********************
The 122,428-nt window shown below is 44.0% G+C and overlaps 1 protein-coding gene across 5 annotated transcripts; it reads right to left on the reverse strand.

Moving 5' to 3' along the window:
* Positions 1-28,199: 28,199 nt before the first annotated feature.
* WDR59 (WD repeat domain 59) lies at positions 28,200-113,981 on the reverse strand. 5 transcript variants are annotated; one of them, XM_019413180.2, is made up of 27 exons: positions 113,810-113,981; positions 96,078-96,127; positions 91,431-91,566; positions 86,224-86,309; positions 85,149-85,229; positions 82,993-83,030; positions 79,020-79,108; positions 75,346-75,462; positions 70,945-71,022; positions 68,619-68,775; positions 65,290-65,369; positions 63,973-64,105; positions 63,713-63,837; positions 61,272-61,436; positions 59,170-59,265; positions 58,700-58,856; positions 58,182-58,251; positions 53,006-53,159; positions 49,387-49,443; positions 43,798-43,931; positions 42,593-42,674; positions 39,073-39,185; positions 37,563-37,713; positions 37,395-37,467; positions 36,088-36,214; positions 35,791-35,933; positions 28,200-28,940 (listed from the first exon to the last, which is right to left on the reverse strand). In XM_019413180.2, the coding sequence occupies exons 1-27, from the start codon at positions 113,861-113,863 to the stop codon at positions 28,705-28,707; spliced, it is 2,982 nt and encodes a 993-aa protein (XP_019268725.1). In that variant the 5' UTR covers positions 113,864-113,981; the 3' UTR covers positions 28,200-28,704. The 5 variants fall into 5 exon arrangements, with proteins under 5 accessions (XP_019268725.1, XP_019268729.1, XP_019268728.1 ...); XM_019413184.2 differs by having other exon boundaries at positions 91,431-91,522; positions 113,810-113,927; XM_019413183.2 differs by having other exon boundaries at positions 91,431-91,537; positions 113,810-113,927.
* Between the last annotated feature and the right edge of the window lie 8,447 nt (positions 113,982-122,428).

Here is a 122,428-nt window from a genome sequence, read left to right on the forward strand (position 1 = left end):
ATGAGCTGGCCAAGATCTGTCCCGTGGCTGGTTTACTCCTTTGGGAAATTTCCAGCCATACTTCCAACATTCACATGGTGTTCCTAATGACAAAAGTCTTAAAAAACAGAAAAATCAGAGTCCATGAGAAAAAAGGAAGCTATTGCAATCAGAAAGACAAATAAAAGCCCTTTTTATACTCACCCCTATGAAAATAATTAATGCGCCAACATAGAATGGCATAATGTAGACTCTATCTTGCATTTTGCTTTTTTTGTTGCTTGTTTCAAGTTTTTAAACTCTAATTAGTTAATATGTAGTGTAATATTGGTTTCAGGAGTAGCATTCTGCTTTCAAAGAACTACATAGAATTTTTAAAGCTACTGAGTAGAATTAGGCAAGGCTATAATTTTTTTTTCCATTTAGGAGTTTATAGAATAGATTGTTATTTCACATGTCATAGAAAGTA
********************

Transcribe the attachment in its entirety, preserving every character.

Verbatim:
The 122,428-nt window shown below is 44.0% G+C and overlaps 1 protein-coding gene across 5 annotated transcripts; it reads right to left on the reverse strand.

Moving 5' to 3' along the window:
* Positions 1-28,199: 28,199 nt before the first annotated feature.
* WDR59 (WD repeat domain 59) lies at positions 28,200-113,981 on the reverse strand. 5 transcript variants are annotated; one of them, XM_019413180.2, is made up of 27 exons: positions 113,810-113,981; positions 96,078-96,127; positions 91,431-91,566; positions 86,224-86,309; positions 85,149-85,229; positions 82,993-83,030; positions 79,020-79,108; positions 75,346-75,462; positions 70,945-71,022; positions 68,619-68,775; positions 65,290-65,369; positions 63,973-64,105; positions 63,713-63,837; positions 61,272-61,436; positions 59,170-59,265; positions 58,700-58,856; positions 58,182-58,251; positions 53,006-53,159; positions 49,387-49,443; positions 43,798-43,931; positions 42,593-42,674; positions 39,073-39,185; positions 37,563-37,713; positions 37,395-37,467; positions 36,088-36,214; positions 35,791-35,933; positions 28,200-28,940 (listed from the first exon to the last, which is right to left on the reverse strand). In XM_019413180.2, the coding sequence occupies exons 1-27, from the start codon at positions 113,861-113,863 to the stop codon at positions 28,705-28,707; spliced, it is 2,982 nt and encodes a 993-aa protein (XP_019268725.1). In that variant the 5' UTR covers positions 113,864-113,981; the 3' UTR covers positions 28,200-28,704. The 5 variants fall into 5 exon arrangements, with proteins under 5 accessions (XP_019268725.1, XP_019268729.1, XP_019268728.1 ...); XM_019413184.2 differs by having other exon boundaries at positions 91,431-91,522; positions 113,810-113,927; XM_019413183.2 differs by having other exon boundaries at positions 91,431-91,537; positions 113,810-113,927.
* Between the last annotated feature and the right edge of the window lie 8,447 nt (positions 113,982-122,428).

Here is a 122,428-nt window from a genome sequence, read left to right on the forward strand (position 1 = left end):
ATGAGCTGGCCAAGATCTGTCCCGTGGCTGGTTTACTCCTTTGGGAAATTTCCAGCCATACTTCCAACATTCACATGGTGTTCCTAATGACAAAAGTCTTAAAAAACAGAAAAATCAGAGTCCATGAGAAAAAAGGAAGCTATTGCAATCAGAAAGACAAATAAAAGCCCTTTTTATACTCACCCCTATGAAAATAATTAATGCGCCAACATAGAATGGCATAATGTAGACTCTATCTTGCATTTTGCTTTTTTTGTTGCTTGTTTCAAGTTTTTAAACTCTAATTAGTTAATATGTAGTGTAATATTGGTTTCAGGAGTAGCATTCTGCTTTCAAAGAACTACATAGAATTTTTAAAGCTACTGAGTAGAATTAGGCAAGGCTATAATTTTTTTTTCCATTTAGGAGTTTATAGAATAGATTGTTATTTCACATGTCATAGAAAGTA